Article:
A recent uptick of violence against journalists in Mexico has helped solidify its status as one of the most dangerous countries in the world for journalists, reports The Guardian. The January 31 murder of Roberto Toledo, a videographer for the news website Monitor Michoacan, was the final straw that sparked protests across the country from journalists, advocating for more protection, adds The New York Times.
Toledo’s murder was the fourth murder of a media worker in 2022. On January 10, reporter Jose Luis Gamboa was stabbed to death. Two other journalists, photographer Margarito Martinez and broadcast reporter and news anchor Lourdes Maldonado Lopez, were both shot dead in Tijuana on January 17 and January 23 respectively, reports Al Jazeera. Their deaths add to the total of 32 media workers murdered since December of 2018, and at least 145 from 2000-2021.
“We’ve seen what’s very likely the most violent month in terms of violence against journalists in a decade,” Jan-Albert Hootsen, the Mexico representative for the Committee to Protect Journalists told Al Jazeera.
Hootsen added that the current trend of violence against journalists began in 2006, when the Mexican government declared war on organized crime and deployed military personnel. This action led to a rapid increase in violence around the country, particularly against the journalists reporting on the conflict.
Each of the journalists who were murdered in the month of January were reporting on a controversial topic. Martinez was a photographer who documented crime scenes. Gamboa was the director of the news site Inforegio in Veracruz, which Al Jazeera notes is a notably violent and corrupt region. Toldeo had been working on several sensitive subjects at the time of his death, including stories about three Indigenous communities working towards gaining self-governing status, organized crime and illegal logging, and corruption in local government.
99 percent of crimes against journalists are not prosecuted, and 90 percent of murders of journalists and rights defenders remain unsolved, Al Jazeera adds. Furthermore, journalists have limited protection before crimes are committed. Manuel Ayala, a freelance journalist who covers missing persons, human trafficking, migration, and organized crime in Tijuana, has never been threatened on the job; however, he’s received warnings from local police in the areas he’s reporting on and has also had sources tell him to stop investigating certain stories.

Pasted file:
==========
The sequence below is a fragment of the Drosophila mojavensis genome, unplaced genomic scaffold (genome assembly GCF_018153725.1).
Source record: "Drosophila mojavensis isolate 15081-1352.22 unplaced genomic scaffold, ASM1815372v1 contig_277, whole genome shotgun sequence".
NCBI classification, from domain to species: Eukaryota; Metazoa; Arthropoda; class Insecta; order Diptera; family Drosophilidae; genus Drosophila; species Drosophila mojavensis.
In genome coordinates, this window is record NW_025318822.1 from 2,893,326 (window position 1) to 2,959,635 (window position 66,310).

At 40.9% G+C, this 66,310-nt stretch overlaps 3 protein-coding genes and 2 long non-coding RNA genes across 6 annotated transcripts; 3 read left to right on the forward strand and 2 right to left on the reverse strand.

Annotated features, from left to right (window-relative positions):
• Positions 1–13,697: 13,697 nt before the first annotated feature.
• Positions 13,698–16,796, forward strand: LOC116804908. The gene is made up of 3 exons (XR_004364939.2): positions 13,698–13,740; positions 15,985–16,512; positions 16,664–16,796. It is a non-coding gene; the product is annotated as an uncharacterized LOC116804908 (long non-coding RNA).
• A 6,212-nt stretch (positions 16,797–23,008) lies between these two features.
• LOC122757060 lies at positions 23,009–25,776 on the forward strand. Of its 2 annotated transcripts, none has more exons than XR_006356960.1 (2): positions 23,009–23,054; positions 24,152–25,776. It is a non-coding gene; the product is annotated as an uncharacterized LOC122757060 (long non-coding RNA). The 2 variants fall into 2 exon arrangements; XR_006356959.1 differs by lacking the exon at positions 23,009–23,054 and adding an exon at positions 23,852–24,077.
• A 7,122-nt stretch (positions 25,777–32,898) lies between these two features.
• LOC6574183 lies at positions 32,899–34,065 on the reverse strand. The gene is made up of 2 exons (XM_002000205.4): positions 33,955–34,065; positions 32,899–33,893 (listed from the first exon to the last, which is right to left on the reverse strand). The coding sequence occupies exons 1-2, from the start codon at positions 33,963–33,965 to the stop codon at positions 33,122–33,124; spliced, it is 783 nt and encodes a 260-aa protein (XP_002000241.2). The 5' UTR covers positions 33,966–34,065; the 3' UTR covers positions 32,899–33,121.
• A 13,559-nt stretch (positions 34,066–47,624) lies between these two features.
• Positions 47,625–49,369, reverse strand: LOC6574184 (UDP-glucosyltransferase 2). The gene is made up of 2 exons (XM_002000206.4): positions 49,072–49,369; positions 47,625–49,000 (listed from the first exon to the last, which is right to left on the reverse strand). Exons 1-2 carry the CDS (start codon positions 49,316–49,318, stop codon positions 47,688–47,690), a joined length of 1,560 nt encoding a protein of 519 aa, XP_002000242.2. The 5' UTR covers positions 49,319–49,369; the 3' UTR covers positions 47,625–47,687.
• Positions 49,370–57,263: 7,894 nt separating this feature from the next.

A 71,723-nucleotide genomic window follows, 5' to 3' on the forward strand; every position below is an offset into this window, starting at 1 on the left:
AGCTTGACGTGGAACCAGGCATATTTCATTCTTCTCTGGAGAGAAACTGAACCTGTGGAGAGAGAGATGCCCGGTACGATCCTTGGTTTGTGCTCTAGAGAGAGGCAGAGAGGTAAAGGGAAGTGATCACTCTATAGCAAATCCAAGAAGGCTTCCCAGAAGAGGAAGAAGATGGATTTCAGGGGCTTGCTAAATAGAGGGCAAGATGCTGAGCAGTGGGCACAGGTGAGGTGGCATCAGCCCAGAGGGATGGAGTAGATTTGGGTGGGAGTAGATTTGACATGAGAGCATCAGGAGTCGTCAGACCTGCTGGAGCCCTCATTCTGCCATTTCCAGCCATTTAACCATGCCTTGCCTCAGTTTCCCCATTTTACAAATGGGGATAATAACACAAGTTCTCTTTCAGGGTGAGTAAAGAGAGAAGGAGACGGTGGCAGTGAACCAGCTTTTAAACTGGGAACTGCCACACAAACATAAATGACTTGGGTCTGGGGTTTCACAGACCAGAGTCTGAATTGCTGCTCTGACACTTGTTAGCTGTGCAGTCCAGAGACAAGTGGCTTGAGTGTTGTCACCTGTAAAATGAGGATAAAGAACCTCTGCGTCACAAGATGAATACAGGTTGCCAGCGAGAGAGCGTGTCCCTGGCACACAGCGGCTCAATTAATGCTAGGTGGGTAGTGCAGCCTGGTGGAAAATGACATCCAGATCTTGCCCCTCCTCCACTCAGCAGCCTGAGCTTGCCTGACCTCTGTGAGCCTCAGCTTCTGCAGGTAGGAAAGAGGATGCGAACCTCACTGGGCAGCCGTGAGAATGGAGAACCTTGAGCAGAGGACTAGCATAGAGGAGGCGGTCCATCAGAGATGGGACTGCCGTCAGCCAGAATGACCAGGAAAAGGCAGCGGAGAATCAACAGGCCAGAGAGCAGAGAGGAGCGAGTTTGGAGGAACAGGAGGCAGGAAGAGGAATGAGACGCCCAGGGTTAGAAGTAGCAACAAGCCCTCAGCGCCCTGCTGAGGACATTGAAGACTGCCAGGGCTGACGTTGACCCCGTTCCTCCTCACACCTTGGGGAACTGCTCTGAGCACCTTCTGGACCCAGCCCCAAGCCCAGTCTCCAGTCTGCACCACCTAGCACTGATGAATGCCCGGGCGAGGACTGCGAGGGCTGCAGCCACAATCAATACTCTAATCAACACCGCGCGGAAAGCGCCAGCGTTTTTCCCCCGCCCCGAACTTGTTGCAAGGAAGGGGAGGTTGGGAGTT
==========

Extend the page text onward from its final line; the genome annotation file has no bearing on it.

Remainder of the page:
“Our bosses do not protect us. We protect ourselves,” Ayala told Al Jazeera, also noting that Tijuana journalists are in constant communication regarding where they’re going and what they are risking.
The Mexican government is known for their lack of journalistic protection measures, reports The New York Times. Specifically, President Andrés Manuel López Obrador who regularly calls out and attacks specific journalists and commentators in a morning news segment called, “Who’s Who in Lies of the Week,” in which he points out what he considers to be specific lies told in the media.
“You’ve got a president that speaks about the press, grades it or discredits it, but at the same time not a lot is being done to prevent these kinds of atrocities,” said Leopoldo Maldonado, regional director of the media advocacy group Article 19, to The New York Times. “The discrediting by the president is seen by others as permission to attack.”
A federally funded program known as “el mecanismo,” or the mechanism, seeks to protect journalists by offering services ranging from carrying a panic button at all times, to providing security cameras to be installed in one’s home, or even providing bodyguards. However, Lopez had been in this program for months when he was killed and while Martinez was in the process of being enrolled into the program, he was not protected at the time of his death, Hootsen told Al Jazeera. However, with continued displays of activism coming from academics and journalists speaking out, Hootsen said, “That’s where I get my optimism from.”